Chemistries of Healthy Volunteers and a Fatal Case of Lassa Fever
In order to establish the capabilities and reliability of the Piccolo®, complete chemistries were performed on blood drawn from healthy volunteers as well as a single sample from a patient who succumbed to Lassa Fever. This last sample (G-1177) was drawn less than 12 hours prior to expiry.
The chemistries of the three healthy volunteers were in the normal range as specified by the manufacturer (Abaxis, Inc.) except for a few values. One subject had a low serum Na+, two subjects had low Cl-, one had a low TCO2 one had an elevated TP (Figure 3, additional file 1 figure S1).
Subject G-1177 had extremely abnormal labs prior to expiring. Many of her analytes were above the normal range specified by Abaxis, Inc., including Na+, K+, Cl-, ALP, ALT, TBil, BUN and Cre (Figure 3, additional file 1 figure S1). Conversely, the TCO2, Alb, BUN:Cre and TP levels were low. Only the corrected Ca2+ fell within the normal range. The AST level was zero. When compared to healthy volunteers, she presented with high levels of circulating IL-1beta, IL-12p70, IL-8, IL-6, and IL-10.
On the night of September 2nd patient G-1180 was admitted to the KGH LFW and as routine procedure in the KGH Lassa fever program, the outreach team was dispatched to the village of origin to further investigate the case. Three prior deaths of relatives of G-1180 living in the same dwelling were reported to the outreach team at that time. These deaths were attributed to an undetermined febrile illness and all occurred within the previous month. The deceased family members included a 69-year-old woman, a 42-year-old man and a third individual whose symptoms before death were not known. The histories of the 2 known individuals are as follows: On July 9th the 69-year-old female reportedly experienced persistent high fever, vomiting, diarrhoea and severe headaches. A few days after the initial onset of symptoms the woman travelled to Kenema to seek medical treatment. The 69-year-old woman was admitted at the Arab Hospital, Hangha Road, Kenema for treatment but succumbed on July 16, 2010 without definitive diagnosis. The body was subsequently transported to Hangha and buried at the town cemetery (Figure 1). Two weeks after the death of the 69-year-old woman, her 42-year-old son living in the same dwelling as G-1180 fell ill with similar presentations, including profuse bleeding from all orifices, and succumbed on August 7, 2010 without visiting a health facility. The 42-year-old man was buried at Sembehun Town cemetery. The history of the third, expired relative is unknown.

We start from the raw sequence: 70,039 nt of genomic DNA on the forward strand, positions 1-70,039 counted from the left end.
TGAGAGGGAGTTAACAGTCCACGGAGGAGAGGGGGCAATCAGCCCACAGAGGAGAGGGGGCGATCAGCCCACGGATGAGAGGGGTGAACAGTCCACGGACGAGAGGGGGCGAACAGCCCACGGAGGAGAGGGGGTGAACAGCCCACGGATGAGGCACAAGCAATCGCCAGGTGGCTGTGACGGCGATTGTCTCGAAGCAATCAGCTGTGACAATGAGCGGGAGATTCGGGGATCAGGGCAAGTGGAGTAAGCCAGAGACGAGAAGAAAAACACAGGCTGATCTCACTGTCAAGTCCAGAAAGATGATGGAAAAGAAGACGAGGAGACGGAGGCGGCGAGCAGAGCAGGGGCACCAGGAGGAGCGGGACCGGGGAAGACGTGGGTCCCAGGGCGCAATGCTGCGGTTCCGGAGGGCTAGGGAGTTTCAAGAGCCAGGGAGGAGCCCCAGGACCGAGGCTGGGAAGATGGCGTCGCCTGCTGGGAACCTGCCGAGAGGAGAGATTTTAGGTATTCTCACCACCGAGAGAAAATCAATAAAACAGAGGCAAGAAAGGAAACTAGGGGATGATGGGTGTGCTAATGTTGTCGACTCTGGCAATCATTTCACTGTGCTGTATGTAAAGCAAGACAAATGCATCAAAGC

The outreach team performed a close investigation of the dwelling, which revealed rodent faeces and holes in the walls of all rooms, poor food and water storage and congested home settings. At this time, eight close contacts of G-1180 were identified and blood samples were collected and transported to KGH LFL for LASV Ag and IgM analyses. None of the subjects had a recent travelling history outside the township.
Two of the contacts (G-1180-A, female, age 20, and G-1180-B, female, age 38) tested positive for LASV Ag and IgM, and were subsequently transported to the KGH LFW for ribavirin treatment. Despite detecting LASV Ag and IgM in both patient sera, neither presented with classical symptoms of the disease. G-1180-A and -B, provided only three serum samples each during their 10 day stay in the ward on three consecutive days starting with date of admission on September 4, 2010. Patient G-1180-A was admitted with an elevated TP that declined during ribavirin therapy. Her Alb and Ca2+ remained low. The daily cytokine profile was unremarkable when compared to the healthy volunteers except for a one day increase in IL-8 observed on day two. Patient G-1180-B developed several abnormalities during the 3 day monitoring period. Her TP and TBil increased drastically; though, her cytokine profile was unremarkable.
The outreach team conducted sensitization meetings with the community, including a close door conference with village heads and health committee members. General education on Lassa fever and preventative measures were conveyed to the community through a film on the subject. The team also set rodent traps during their overnight stay, but Mastomys species, the known rodent reservoir of Lassa fever virus, were not trapped. The team was informed that shortly after the onset of G-1180's illness, rat poison was applied in the dwelling.